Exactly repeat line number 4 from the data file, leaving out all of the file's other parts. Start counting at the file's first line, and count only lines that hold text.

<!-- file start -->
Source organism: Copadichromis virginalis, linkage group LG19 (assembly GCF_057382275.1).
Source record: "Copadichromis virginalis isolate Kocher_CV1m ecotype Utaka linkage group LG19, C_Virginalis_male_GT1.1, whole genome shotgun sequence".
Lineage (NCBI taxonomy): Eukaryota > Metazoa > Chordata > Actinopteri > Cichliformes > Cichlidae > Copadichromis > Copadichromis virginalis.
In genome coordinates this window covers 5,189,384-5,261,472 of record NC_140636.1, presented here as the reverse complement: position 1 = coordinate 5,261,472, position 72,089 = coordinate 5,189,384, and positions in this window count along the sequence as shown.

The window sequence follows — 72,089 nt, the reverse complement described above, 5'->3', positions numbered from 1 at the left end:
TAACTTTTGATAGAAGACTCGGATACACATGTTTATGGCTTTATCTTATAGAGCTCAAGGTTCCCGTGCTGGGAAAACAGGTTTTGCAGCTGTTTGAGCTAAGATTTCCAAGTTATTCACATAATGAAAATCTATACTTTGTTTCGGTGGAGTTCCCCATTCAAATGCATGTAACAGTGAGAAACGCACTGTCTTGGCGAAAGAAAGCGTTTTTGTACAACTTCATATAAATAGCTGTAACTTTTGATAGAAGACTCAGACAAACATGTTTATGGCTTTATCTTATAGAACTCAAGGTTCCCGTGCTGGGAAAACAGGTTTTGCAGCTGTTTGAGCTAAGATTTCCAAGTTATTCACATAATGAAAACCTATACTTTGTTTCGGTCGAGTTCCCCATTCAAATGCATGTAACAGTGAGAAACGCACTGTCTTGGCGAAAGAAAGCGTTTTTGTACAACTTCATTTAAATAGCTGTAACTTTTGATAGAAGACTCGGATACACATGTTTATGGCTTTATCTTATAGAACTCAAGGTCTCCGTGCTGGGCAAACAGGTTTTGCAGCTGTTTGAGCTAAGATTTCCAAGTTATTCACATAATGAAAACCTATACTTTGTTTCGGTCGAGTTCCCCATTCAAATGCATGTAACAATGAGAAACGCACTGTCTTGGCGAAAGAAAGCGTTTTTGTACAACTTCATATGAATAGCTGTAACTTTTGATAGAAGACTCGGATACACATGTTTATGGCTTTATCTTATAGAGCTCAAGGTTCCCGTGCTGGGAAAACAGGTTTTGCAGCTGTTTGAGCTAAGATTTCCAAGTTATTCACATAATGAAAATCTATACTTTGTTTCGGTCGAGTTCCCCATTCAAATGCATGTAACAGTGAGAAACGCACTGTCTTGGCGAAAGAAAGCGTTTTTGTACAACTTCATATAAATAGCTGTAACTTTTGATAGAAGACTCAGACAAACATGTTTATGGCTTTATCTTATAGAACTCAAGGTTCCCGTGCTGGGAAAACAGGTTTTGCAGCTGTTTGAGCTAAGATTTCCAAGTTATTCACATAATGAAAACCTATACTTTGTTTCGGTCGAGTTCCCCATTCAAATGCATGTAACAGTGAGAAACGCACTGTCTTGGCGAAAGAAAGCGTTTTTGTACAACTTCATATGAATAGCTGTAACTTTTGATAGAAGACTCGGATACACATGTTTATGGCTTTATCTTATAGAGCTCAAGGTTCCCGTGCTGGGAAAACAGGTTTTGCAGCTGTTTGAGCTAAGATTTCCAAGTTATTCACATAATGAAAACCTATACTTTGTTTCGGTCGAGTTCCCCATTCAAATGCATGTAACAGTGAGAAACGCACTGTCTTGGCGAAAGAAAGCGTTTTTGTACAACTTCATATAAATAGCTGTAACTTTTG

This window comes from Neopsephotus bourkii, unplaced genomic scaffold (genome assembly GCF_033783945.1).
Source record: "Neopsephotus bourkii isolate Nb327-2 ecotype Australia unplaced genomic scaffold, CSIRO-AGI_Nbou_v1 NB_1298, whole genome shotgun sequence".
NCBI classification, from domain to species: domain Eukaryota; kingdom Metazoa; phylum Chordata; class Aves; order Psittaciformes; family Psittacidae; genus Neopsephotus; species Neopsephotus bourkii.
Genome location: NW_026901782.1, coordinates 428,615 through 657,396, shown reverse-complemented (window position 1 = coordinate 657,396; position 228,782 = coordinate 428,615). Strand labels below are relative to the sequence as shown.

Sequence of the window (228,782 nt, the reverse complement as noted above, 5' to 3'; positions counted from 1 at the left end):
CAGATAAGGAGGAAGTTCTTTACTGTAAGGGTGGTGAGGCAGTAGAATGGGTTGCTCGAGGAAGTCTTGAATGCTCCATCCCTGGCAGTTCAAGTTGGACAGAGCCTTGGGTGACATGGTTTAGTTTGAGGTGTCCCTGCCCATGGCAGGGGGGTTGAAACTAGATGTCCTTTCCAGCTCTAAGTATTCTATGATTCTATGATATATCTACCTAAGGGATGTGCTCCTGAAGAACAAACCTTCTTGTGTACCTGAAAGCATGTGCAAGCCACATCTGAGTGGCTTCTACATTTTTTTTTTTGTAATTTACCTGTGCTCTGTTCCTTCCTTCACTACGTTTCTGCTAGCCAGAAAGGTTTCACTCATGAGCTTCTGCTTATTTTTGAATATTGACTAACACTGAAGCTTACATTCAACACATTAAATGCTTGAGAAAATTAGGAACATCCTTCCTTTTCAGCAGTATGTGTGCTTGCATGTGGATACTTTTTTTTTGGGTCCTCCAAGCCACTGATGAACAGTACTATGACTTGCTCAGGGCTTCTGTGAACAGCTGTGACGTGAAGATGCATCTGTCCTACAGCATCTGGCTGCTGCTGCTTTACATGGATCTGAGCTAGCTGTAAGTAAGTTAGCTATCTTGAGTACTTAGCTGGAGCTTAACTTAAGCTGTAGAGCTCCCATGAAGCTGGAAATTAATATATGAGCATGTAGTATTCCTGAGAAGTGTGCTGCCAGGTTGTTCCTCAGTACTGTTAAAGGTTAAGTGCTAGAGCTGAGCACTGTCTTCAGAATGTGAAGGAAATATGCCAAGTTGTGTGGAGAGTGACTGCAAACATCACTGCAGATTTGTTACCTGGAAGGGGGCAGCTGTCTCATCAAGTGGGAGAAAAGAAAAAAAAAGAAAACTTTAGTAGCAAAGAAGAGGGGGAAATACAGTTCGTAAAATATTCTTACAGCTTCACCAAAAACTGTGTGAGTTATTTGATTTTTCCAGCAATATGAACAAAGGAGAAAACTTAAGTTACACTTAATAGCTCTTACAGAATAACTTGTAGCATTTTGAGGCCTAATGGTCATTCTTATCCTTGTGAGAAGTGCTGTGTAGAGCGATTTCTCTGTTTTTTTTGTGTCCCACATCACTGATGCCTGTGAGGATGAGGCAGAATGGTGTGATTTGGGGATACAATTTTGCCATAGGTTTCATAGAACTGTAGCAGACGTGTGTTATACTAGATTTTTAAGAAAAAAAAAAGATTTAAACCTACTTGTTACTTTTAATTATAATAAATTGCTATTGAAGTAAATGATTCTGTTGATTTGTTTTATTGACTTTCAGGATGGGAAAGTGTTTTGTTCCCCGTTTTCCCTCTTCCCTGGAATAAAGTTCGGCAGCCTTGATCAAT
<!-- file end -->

In genome coordinates this window covers 5,189,384-5,261,472 of record NC_140636.1, presented here as the reverse complement: position 1 = coordinate 5,261,472, position 72,089 = coordinate 5,189,384, and positions in this window count along the sequence as shown.